Nearly Tk5m has been paid from the prime minister’s relief fund to cover the cost of DNA tests to confirm the identities of 321 bodies from the Rana Plaza disaster. The Prime Minister’s Office (PMO) recently issued a cheque for the amount to a government laboratory.
However, the state-run DNA lab did not send any request to the PMO regarding the expenses. Rather, they wrote a letter to the district commissioner (DC) of Dhaka to know who would bear the cost for the DNA tests.
The DC’s office also said they had written to the Bangladesh Garments Manufacturers and Exporters Association (BGMEA) seeking financial assistance for the tests, but not to PMO.
But the BGMEA did not respond to the request, nor did it pay a single paisa for the analysis of 900 DNA samples from 321 unidentified victims and their relatives.
The sources claimed that some BGMEA officials tactfully collected the letter from the DNA lab authorities and forwarded it to the PM’s office, apparently to avoid making the payment from its account.
Sharif Akteruzzaman, head of the National Forensic DNA Profiling Laboratory, told that the BGMEA paid Tk600,000 to test 120 DNA samples after the Tazreen Garments fire incident. But this time, the lab did not receive any money from the apex body.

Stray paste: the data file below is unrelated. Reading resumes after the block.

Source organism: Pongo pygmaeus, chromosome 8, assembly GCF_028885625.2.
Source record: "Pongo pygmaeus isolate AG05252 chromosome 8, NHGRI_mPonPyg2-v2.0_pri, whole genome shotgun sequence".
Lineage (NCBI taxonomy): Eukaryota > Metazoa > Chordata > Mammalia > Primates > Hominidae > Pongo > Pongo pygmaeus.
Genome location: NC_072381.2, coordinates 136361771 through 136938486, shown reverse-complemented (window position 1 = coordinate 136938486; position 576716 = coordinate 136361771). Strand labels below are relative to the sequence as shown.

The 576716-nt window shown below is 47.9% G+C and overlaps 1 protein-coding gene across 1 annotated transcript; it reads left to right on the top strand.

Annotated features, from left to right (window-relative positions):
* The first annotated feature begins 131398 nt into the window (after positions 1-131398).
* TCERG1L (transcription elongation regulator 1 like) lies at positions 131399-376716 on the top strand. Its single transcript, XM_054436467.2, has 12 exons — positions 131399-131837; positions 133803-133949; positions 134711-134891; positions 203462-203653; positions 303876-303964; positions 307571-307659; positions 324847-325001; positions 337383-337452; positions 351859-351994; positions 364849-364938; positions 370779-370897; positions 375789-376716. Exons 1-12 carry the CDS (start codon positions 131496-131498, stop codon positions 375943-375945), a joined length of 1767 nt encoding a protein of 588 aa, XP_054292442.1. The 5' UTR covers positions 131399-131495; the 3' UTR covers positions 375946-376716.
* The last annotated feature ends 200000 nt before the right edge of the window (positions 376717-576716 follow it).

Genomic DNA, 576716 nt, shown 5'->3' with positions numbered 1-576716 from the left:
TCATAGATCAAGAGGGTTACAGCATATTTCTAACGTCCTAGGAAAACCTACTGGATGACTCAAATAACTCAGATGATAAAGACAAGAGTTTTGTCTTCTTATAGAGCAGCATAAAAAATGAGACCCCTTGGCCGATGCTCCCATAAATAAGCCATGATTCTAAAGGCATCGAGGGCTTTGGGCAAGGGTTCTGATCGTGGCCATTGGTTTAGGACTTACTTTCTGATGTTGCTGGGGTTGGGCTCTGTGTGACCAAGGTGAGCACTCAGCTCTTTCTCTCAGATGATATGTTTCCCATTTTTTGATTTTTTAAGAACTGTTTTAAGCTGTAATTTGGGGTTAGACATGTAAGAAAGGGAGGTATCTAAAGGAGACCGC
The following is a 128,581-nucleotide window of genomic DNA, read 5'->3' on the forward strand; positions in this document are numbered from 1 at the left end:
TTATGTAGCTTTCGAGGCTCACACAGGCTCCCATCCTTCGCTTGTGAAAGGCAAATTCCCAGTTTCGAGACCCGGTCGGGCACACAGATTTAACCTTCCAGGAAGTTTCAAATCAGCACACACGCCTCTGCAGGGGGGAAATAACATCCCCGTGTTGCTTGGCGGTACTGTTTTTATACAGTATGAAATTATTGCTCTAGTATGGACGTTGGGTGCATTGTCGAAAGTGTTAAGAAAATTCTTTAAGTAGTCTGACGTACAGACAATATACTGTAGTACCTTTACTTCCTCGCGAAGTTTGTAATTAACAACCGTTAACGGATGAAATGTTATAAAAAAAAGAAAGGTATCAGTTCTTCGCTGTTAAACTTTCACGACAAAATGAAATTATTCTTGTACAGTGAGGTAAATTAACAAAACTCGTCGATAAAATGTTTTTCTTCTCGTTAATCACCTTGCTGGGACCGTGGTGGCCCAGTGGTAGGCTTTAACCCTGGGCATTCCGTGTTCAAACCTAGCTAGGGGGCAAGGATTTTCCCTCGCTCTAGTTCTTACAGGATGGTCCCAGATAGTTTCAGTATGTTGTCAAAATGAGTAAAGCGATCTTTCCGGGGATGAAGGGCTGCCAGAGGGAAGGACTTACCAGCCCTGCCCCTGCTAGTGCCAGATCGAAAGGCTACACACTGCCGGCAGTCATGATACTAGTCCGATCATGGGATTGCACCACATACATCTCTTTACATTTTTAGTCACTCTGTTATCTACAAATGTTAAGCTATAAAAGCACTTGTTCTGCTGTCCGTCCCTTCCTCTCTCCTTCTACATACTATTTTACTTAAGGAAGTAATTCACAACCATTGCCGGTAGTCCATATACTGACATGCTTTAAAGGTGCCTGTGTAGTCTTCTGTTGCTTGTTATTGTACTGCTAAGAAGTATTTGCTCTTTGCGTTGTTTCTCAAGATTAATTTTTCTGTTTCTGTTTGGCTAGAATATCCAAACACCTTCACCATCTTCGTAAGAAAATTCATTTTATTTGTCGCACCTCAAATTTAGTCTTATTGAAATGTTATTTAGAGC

Sharif said the lab, located at the Dhaka Medical College Hospital (DMCH), has completed testing and matching about 80% of the DNA samples from the Rana Plaza victims.
But final identification cannot be done before installation of a specialized software in the laboratory.
Meanwhile, the US Federal Bureau of Intelligence has agreed to provide Bangladesh with the Combined DNA Index System (Codis) free of cost to identify the bodies of Rana Plaza victims.
FBI experts would visit Dhaka in September to install the software at the national DNA lab. They will also give necessary training for running the system properly.
Before installing the software, the lab has to set up a compatible server, new computers and hardware on its own, at an estimated cost of Tk2m.
Lab officials, however, could not say for sure how long it would take to complete the identifications. Normally, seven to eight days is needed to prepare a DNA profile from blood, while it takes longer from bones.
To match the DNA from a large number of unidentified bodies could take years, they added.
The officials attributed the lack of skilled personnel, and most importantly, the absence of a Mass Fatality Identification
System (MFIS) software as reasons for the delay. A laboratory official said the DNA lab had sent a proposal to the finance ministry for allocation of funds to buy the MFIS software, but the ministry rejected it [Dhaka Tribune].